- - Tuesday, March 24, 2015

During the past few weeks, a series of articles in the press have implied that Willie Soon, a well-known global-warming skeptic, had violated ethical standards by failing to disclose information about research funding.

Attacks on the integrity of global-warming skeptics are nothing new. As a co-author of two papers with Mr. Soon, I’ve been subjected to them myself. This time, however, the attacks have reached a feverish pitch. In addition, the government has gotten involved. Democratic Rep. Raul Grijalva of Arizona has requested information from seven universities about funding for research by global warming skeptics, while Democratic Sens. Barbara Boxer of California, Ed Markey of Massachusetts and Sheldon Whitehouse of Rhode Island asked for similar information from 100 corporations.

With respect to our papers, the press repeated innuendos that Mr. Soon received funds from Southern Co. He did not, which is a matter of public record. Other than salaries from our employers, Mr. Soon, co-author Kesten Green and I received no money for our two papers at issue. Interestingly, it is our impression that our employers believe in the “dangerous man-made global warming hypothesis.”

Fortunately, science provides a procedure for resolving concerns about possible bias: replication. This eliminates the need to speculate because it requires full disclosure of data and procedures. It allows researchers to assess, for example, whether unexplained revisions in the data might consistently favor one hypothesis, as has been shown, for example, in research supporting forecasts of global warming.

Replication can also reveal whether researchers have properly disclosed their data. For example, in preparing my testimony for Mrs. Boxer’s 2008 U.S. Senate hearings on polar bear populations, I requested data from government-funded research that led to a dire forecast. My request was refused.

Replications may also yield evidence of improper scientific procedures, such as “advocacy”, whereby researchers seek evidence to confirm a favored hypothesis. Researchers using advocacy nearly always confirm their hypothesis.

The scientific antidote to advocacy is to test multiple reasonable hypotheses. With respect to long-term global mean temperatures, there are proponents of the global cooling hypothesis as well as those who predict no change. For example, in 2007 I offered to bet former Vice President Al Gore that the no-change hypothesis would provide more accurate forecasts than the dangerous warming hypothesis presented by him and the United Nations Intergovernmental Panel on Climate Change (IPCC). My offer was meant to test the relative accuracy of these competing hypotheses. (See TheClimateBet.com for the results to date had Mr. Gore accepted the bet).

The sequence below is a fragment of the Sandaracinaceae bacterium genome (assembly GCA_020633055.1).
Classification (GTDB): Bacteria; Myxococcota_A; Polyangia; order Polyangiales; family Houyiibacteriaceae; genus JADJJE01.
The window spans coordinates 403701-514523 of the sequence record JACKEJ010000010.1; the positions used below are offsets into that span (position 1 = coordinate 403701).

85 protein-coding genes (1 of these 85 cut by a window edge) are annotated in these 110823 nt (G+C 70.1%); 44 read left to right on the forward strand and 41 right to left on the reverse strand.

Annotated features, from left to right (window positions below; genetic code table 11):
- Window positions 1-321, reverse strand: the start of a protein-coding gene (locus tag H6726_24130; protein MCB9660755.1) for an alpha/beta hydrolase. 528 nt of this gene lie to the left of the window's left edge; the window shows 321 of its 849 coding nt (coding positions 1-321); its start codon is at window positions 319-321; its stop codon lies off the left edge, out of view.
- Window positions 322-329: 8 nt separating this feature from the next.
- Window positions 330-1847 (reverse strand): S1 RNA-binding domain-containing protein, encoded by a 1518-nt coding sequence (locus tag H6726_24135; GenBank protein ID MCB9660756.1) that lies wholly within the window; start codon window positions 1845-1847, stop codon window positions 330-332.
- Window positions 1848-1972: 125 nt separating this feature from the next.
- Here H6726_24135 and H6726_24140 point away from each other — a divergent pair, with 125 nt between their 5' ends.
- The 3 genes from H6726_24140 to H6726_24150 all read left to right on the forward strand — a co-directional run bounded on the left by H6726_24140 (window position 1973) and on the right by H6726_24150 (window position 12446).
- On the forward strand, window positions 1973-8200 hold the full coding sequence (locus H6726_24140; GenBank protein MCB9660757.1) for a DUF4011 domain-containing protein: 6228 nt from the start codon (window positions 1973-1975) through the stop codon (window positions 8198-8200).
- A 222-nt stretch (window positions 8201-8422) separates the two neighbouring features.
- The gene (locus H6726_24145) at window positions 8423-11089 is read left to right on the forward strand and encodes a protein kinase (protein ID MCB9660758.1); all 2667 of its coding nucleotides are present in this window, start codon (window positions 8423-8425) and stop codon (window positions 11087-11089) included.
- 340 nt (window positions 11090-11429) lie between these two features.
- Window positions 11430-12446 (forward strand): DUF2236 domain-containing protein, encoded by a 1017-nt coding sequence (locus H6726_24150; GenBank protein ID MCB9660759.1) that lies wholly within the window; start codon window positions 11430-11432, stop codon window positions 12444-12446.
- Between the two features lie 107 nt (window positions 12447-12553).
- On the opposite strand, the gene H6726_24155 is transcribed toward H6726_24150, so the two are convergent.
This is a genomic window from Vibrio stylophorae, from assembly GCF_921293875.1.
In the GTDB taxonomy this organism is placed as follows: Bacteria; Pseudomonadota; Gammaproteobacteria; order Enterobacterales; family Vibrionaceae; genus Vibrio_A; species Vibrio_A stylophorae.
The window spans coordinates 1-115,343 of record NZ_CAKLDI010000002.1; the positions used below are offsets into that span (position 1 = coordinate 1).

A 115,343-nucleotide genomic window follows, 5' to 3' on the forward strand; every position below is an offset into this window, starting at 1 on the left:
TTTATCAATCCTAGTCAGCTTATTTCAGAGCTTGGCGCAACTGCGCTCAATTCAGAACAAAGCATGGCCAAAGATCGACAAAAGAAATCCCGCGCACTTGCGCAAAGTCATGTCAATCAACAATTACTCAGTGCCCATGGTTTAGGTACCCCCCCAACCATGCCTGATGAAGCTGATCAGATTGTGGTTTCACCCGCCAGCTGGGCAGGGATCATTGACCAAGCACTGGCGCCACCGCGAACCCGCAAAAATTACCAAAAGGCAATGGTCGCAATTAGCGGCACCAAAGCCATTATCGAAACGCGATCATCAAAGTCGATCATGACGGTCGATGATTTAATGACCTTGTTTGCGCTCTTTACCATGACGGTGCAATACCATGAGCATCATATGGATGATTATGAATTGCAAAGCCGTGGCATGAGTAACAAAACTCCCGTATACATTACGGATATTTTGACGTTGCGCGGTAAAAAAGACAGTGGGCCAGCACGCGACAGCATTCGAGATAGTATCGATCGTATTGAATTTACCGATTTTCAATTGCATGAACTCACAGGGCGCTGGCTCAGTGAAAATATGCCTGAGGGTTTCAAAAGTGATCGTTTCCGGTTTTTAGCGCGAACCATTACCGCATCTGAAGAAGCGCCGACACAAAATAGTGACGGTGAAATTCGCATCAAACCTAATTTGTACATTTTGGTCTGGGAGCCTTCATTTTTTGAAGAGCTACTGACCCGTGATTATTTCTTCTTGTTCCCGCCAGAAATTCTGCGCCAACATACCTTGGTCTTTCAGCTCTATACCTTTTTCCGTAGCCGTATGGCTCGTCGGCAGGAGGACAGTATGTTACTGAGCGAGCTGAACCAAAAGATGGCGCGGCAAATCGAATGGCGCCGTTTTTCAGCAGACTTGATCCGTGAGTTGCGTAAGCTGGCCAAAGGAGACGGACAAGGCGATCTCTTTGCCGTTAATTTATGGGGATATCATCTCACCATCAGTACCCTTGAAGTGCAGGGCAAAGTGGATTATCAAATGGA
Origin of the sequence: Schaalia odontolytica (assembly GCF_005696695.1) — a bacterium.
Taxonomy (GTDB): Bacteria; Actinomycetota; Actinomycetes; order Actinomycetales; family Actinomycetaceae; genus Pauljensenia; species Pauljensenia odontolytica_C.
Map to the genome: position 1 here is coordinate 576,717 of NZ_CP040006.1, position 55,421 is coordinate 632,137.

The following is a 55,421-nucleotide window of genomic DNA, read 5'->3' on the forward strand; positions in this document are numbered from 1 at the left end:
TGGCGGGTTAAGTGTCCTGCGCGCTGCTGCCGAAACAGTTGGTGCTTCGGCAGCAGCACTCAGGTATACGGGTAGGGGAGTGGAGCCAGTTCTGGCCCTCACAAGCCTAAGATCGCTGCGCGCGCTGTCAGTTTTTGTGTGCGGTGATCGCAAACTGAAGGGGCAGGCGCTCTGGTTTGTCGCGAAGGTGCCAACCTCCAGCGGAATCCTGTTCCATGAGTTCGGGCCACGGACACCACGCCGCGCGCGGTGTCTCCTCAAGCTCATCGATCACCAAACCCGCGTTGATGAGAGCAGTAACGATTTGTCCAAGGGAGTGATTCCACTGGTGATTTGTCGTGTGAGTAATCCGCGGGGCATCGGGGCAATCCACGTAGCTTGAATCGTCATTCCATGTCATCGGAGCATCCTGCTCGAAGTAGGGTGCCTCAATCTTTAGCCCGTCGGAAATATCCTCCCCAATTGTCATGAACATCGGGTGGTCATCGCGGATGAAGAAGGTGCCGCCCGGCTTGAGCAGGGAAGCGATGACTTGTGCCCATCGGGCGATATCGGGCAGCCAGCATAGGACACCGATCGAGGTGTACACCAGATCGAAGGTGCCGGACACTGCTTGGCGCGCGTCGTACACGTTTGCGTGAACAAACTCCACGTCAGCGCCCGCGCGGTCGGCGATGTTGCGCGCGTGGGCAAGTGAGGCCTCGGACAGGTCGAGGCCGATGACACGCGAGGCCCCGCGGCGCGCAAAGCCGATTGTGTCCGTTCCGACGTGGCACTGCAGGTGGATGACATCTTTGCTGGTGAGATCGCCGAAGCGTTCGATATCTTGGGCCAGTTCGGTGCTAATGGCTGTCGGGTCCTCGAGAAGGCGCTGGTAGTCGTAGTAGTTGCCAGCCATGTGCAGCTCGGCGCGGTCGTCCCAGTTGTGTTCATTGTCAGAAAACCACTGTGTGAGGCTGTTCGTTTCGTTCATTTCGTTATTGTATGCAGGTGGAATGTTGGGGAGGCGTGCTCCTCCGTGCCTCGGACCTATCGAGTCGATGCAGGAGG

Why do advocates of the dangerous warming hypothesis resort to ad hominem attacks? Is it to protect science? If so, it is misguided. Progress in science depends heavily on research by skeptics.

Or might the attacks be motivated by fear that people read skeptics’ research and find it persuasive? For example, in our 2009 paper we tested the accuracy of the IPCC’s 0.03 degree Celsius per-annum global warming forecasts against forecasts that there will be no long-term change. The errors of the IPCC’s 91- to-100-year-ahead forecasts were 12 times larger than the errors of the no-change forecasts. We concluded that there are no scientific forecasts that support long-term global warming, nor any that it would prove dangerous if it occurred, and none showing that cost-effective policies could stop warming. No one has provided evidence to challenge our conclusions. In fact, a leading global warming alarmist has been careful to say that the IPCC does not provide forecasts, only scenarios. In other words, the role of the IPCC is that of a storyteller.

We urge people to examine evidence on competing hypotheses of long-term climate change. If you suspect we are biased, replicate our papers in question, “Polar Bear Population Forecasts,” and “Validity of Climate Change Forecasting for Public Policy Decision Making.”

Science is a process. The results of that process do not depend on whether scientists are good or bad, altruistic or selfish. The issue is whether they follow the scientific process.

As scientists, Mr. Soon and his co-authors take pride in their ethical standards. Our integrity is our most important asset. We are not unusual; this is true for nearly all scientists.

Campaigns of misleading and harmful innuendo stifle science. Proposals that governments should require “full disclosure” would, if implemented, simply feed those who wish to suppress research that challenges their beliefs. As we know from experimental studies (e.g., see the recent book “More Than You Wanted to Know”), mandatory disclosures are harmful. They are also inconsistent with the First Amendment.

Recently, the University of Delaware took a stand to protect free speech for scientists when it refused to grant Mr. Grijalva’s request for information about funding for its scientists. The university stated that it “chooses not to act in a manner that is inconsistent with its governing principles and contractual commitments.”

Replication is more difficult than the “follow the money” narrative behind the attacks on the integrity of Mr. Soon and other skeptical scientists. But for those seeking truth, it is the only analysis worth conducting.

J. Scott Armstrong is a professor at the University of Pennsylvania, editor of “Principles of Forecasting” (Springer, 2001), a founder of the International Journal of Forecasting and the Journal of Forecasting, author of “Long-Range Forecasting” (Wiley-Interscience, 1985), and founder of ForecastingPrinciples.com.

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